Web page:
If you know anything about George R. R. Martin, it's probably his fondness for dressing like a fancy pirate and a bloodthirst that rivals only the most vicious serial killers. Look at him revel in innocent people's reactions to his heartless murder of the very characters he birthed into being, the absolute sicko.
It turns out this propensity stems from the same place as a lot of sociopaths, the deaths of animals, but he wasn't doing the killing. When he was young, he lived in a housing project that didn't allow cats or dogs, so the only pets he was allowed to have were "dime-store turtles." Because he's apparently always been that kind of nerd, he stuck their tanks in the courtyard of a tin toy castle near his bed and started making up stories about them as lords and knights and such.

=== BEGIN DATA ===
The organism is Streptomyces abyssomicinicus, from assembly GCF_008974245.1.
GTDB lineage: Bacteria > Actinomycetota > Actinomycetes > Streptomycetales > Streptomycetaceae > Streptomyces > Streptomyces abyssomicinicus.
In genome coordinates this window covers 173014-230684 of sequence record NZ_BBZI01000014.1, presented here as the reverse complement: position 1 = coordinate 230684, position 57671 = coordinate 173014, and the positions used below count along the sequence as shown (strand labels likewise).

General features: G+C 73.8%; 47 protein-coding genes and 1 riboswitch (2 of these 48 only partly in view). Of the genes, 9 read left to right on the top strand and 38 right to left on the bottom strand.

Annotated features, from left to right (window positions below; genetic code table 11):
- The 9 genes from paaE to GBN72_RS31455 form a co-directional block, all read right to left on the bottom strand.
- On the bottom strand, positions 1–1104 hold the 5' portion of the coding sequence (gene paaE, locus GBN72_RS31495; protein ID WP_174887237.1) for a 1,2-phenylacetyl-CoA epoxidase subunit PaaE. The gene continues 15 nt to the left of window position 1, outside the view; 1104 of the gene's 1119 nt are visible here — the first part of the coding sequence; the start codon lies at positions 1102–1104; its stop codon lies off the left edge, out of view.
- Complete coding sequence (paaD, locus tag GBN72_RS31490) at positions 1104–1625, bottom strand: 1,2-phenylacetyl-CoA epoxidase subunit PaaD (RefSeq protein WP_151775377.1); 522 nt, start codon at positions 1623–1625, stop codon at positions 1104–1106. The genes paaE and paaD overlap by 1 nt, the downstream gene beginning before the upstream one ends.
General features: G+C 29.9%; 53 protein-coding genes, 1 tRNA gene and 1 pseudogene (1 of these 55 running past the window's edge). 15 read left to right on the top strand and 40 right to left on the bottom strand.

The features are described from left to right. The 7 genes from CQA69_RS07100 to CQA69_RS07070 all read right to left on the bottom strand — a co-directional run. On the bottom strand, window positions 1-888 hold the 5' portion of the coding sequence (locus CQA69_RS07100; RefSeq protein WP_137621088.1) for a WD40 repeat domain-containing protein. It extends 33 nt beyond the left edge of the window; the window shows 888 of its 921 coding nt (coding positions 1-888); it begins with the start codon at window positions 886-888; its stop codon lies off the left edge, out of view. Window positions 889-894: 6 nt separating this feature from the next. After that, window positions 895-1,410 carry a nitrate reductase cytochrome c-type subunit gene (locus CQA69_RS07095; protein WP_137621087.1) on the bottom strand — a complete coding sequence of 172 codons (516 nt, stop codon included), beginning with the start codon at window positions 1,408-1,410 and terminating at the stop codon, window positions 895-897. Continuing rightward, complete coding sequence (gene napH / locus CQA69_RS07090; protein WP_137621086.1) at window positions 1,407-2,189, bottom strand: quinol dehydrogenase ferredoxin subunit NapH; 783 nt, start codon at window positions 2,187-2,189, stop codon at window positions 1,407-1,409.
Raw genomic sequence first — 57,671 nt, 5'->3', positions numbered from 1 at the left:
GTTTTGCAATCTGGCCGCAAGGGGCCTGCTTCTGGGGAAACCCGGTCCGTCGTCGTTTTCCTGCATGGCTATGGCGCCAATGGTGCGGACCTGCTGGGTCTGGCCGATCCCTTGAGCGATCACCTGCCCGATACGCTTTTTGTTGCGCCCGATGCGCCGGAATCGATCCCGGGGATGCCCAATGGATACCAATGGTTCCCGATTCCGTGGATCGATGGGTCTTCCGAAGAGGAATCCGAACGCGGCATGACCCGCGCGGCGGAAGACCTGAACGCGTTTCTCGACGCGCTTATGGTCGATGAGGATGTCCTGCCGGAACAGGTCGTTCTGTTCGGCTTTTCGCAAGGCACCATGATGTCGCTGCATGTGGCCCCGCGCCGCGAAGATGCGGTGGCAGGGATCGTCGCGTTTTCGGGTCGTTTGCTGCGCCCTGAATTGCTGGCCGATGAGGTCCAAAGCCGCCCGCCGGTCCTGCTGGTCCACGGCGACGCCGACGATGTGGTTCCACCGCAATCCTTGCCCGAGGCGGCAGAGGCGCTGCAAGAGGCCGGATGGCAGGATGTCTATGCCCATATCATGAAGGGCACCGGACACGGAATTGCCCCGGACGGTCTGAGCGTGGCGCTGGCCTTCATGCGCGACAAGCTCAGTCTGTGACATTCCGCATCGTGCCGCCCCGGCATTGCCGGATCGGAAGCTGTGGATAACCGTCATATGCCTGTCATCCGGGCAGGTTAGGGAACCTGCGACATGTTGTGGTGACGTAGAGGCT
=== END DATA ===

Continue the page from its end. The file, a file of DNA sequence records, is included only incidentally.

Then the turtles started dying. It's not clear why -- some of them escaped and were "found under the refrigerator a month later, all dead." Others perhaps didn't thrive on the cheap turtle food you get at a dime store, or they were just the cheap turtle equivalent of a goldfish won at a carnival that was never destined to be long for this world. Whatever the case, it drove little Martin crazy trying to figure out why his beloved turtles kept dying, much like millions of future HBO subscribers would fret aloud about the cold-blooded murder of their faves.
To cope, he decided to work their deaths into the story, to pit them against each other in a battle for the turtle throne in an epic saga he called Turtle Castle. It was basically Game of Thrones with turtles, which would honestly make billions. Turtles still figure prominently in Game of Thrones lore, one of which was worshiped as a god by one culture who started a whole war with another one when they killed it. Not as cool as Game of Turtles, but it's all we get, at least until HBO calls us back.
Top image: HBO, Marcel Heil/Unsplash